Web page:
EPIC has submitted two workshop proposals to SXSWedu, and we need your votes!
We recently submitted proposals for two SXSWedu sessions at next year’s conference in Austin, TX. Selection of the proposals is partially based on votes from the public, so our team is asking for your help to vote for our sessions and share with friends and family.
Multiple Choice vs. the Zombie Apocalypse
We’ve all watched a movie or read a book that pushes us to imagine what the world would be like if zombies walked among us (and ate our brains). While we don’t expect this hypothetical scenario to become a reality anytime soon, the imagined world of a zombie apocalypse lets us think about the knowledge and skills students need to navigate new and unexpected situations that challenge them to develop and grow in an unfamiliar environment. We want students to be smart, engaged, self-aware, and adaptive – not just tested. We use Dr. David Conley’s Four Keys as a framework for lifelong learning because context and adaptability often outsmart content in a connected and ever-changing world. This workshop will be presented by Michelle Liebhardt and Carmen Gelman.
- Explore the skills students need to be prepared and empowered for their own future. There’s no one “right” path through life.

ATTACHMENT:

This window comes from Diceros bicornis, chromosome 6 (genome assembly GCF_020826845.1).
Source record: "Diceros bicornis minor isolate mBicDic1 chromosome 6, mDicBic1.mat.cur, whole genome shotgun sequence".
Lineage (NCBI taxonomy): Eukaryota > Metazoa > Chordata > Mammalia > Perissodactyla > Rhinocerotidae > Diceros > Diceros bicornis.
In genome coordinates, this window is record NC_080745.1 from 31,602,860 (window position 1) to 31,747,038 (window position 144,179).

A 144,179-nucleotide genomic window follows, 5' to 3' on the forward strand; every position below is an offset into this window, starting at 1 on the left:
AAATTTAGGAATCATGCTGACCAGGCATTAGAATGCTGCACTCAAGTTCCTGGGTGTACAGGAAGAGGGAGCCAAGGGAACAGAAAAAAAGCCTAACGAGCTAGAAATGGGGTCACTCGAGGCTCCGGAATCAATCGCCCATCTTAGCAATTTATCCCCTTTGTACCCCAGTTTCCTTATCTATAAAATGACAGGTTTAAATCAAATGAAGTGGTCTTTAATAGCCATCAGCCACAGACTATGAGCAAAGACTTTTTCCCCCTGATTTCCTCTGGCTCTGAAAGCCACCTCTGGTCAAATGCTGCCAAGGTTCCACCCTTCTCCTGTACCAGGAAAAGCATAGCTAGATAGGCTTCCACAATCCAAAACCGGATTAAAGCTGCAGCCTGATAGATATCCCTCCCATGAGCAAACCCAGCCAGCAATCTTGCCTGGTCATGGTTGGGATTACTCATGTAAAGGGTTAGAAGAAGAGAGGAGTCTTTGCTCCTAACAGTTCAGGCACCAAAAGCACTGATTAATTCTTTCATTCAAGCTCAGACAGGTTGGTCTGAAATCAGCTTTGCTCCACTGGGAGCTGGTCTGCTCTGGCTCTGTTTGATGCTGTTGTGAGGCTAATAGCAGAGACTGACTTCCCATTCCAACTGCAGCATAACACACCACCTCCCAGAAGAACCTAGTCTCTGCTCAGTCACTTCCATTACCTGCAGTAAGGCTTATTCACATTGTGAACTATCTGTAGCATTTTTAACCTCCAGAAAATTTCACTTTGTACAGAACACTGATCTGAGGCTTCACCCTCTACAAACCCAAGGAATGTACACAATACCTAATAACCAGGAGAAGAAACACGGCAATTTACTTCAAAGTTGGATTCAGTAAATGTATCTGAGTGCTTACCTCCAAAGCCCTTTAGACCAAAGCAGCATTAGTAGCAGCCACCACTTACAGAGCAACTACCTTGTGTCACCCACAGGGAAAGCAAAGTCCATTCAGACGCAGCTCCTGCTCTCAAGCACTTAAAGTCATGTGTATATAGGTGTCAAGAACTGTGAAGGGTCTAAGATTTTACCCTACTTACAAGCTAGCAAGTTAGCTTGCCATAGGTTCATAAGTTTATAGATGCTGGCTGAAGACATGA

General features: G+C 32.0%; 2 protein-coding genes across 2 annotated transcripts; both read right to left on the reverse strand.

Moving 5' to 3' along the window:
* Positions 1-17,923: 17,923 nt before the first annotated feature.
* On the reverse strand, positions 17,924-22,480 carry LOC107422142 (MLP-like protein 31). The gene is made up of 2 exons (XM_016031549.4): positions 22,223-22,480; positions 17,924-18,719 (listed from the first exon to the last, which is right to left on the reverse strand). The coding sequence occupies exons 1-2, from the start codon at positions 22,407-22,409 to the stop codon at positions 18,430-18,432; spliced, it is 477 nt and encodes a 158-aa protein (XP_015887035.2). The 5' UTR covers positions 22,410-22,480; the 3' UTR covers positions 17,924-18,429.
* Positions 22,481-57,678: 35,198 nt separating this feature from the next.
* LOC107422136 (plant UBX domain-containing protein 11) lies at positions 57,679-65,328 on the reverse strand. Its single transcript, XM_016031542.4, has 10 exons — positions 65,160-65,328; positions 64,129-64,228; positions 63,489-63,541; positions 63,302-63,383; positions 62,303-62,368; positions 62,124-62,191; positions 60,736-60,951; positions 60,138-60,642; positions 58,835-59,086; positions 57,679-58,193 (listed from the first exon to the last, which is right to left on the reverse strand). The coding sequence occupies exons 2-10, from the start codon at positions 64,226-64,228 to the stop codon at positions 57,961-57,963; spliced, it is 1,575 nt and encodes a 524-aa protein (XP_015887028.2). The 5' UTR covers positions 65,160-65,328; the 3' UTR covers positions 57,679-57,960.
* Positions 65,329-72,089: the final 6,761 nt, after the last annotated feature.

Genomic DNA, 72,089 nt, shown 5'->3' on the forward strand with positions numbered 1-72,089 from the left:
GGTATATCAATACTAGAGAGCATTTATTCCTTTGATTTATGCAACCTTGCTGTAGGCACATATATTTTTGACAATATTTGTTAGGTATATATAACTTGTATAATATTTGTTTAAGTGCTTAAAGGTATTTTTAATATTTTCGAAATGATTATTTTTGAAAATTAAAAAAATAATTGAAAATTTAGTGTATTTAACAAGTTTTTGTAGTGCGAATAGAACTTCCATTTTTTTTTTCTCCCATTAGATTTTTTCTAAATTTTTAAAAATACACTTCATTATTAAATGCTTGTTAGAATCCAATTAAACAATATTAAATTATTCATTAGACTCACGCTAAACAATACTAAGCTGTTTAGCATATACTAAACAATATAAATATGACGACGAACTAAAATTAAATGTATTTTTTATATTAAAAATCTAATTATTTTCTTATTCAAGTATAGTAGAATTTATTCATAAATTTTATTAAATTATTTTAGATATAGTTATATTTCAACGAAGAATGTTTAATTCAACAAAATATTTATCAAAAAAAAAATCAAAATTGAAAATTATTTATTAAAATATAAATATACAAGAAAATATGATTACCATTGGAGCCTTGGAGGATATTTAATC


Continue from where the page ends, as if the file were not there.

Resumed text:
- Learn how to use the Four Keys framework (THINK, KNOW, ACT, and GO) to prepare students for lifelong learning. Navigating the future is complex.
- Engage in creativity and innovation so you can equip and empower your students to do the same. Learning should be fun.
Unpacking ALL: Equity Through Student Voice
Is “all” just the latest buzzword we throw around in education? It sounds good: ALL students college and career ready. But do we really mean ALL? Many times in education we create programs and strategies with the intention of serving each student, only to find that we fall short. We struggle to serve every student because we don’t know what approaches to use or simply aren’t explicit enough about what ALL really means. In this workshop, we begin unpacking ALL and discuss ways to engage diverse student voices and allow them to inform our strategies. The challenge is to listen to students’ voices and develop programs and a school culture that encompasses each students’ unique needs. This workshop will be presented by Carmen Gelman and Michelle Liebhardt.
- Bring a clearer focus to what is meant by ALL students and understand there is no single strategy that can reach all cultural/demographic groups.
- Reflect on which student groups are best served within your current school system and analyze who is currently underserved.
- Determine which strategies you are currently using that come close to serving the needs of ALL students, and whether they are culturally relevant.